Sunday, November 13, 2011

A long history in Penn State child abuse case


"Until a few days ago, Jerry Sandusky's face smiled down on students from a mural in downtown State College, the home of Penn State University, where football players and coaches are treated like royalty.
On Wednesday, the creator of the mural painted over Sandusky. The former assistant football coach was charged a few days earlier with sexually abusing eight boys over more than a decade.
"I got an email yesterday from one of the victim's mothers saying simply, 'Michael, can you please take Sandusky off the mural,'" said Michael Pilato, a local painter who created the "Inspiration" mural in 2001.
It will not be so easy to wipe out the stain on Penn State's reputation from the alleged abuse and what critics see as a cover-up by university officials who were told that Sandusky was seen raping a young boy in a shower in 2002.
Sandusky, who played football at Penn State and then coached for 32 years at the school, has denied the charges and has been released on bail.
The case has drawn comparisons to the child abuse scandals that rocked the Catholic Church, whose top officials are also accused of covering up child abuse over decades.
In this tight-knit town where the university is everything, Sandusky was known as a church-going family man and a philanthropist. "Jerry was just held in very high regard. It's definitely a shock to hear something like this. This has kind of blindsided everyone in town. He was the definition of Penn State," said Nick Savereno, who grew up in the university town, attended Penn State and now owns a sandwich shop near campus.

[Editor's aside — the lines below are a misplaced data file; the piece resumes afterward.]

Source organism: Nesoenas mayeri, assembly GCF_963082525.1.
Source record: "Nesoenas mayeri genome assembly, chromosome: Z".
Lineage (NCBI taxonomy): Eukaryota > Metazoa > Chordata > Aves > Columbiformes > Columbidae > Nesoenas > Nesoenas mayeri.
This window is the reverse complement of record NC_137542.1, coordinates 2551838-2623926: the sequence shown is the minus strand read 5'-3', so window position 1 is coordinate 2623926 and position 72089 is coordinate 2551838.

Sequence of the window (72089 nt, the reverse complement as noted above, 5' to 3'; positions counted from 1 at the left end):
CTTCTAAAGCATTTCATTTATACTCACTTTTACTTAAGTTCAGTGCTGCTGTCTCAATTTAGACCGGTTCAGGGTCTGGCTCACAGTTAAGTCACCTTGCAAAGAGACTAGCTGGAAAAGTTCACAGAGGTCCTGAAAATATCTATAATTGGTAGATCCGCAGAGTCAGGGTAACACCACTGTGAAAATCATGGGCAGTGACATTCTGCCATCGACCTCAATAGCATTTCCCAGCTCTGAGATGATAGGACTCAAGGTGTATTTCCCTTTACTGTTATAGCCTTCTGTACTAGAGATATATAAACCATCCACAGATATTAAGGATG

That the alleged abuse continued even after university officials were alerted to specific allegations has raised questions about the power and influence of the football program and its coaches -- especially Joe Paterno, one of the most revered figures in American sports.
The football program at Penn State was so sacrosanct as to be almost untouchable. "We just had this empire all by itself, reporting to nobody," said one member of the university's board of trustees.
Pennsylvania State University used to be a sleepy engineering school, but it was turned into a national powerhouse with the money raised by its marquee football program. In 2008, the last year for which data is available, Penn State was one of the 20 largest recipients of federal research dollars in the country. It has fostered what is now the world's largest dues-paying alumni association. (...)"

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